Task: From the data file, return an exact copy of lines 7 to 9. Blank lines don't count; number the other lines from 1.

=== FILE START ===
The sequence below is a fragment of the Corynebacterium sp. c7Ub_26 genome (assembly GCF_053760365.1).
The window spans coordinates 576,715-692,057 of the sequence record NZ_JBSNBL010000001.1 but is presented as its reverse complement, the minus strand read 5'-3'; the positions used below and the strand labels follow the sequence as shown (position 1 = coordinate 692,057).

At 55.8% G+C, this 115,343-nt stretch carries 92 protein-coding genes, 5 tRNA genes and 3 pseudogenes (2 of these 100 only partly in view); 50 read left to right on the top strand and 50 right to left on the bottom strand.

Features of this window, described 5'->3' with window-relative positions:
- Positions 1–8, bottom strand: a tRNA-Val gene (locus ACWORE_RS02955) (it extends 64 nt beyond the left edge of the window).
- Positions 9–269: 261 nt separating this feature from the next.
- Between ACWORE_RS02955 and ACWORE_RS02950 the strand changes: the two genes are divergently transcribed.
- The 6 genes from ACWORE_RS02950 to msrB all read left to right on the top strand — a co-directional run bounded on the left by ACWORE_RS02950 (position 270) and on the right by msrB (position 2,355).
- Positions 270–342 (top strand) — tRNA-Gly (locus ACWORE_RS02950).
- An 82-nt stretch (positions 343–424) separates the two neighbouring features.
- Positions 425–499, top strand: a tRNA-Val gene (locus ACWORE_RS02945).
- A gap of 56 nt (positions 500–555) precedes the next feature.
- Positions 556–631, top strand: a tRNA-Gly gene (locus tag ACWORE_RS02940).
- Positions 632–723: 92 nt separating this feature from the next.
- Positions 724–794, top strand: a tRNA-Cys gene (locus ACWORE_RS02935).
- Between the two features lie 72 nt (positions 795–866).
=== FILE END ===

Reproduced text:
- Between ACWORE_RS02955 and ACWORE_RS02950 the strand changes: the two genes are divergently transcribed.
- The 6 genes from ACWORE_RS02950 to msrB all read left to right on the top strand — a co-directional run bounded on the left by ACWORE_RS02950 (position 270) and on the right by msrB (position 2,355).
- Positions 270–342 (top strand) — tRNA-Gly (locus ACWORE_RS02950).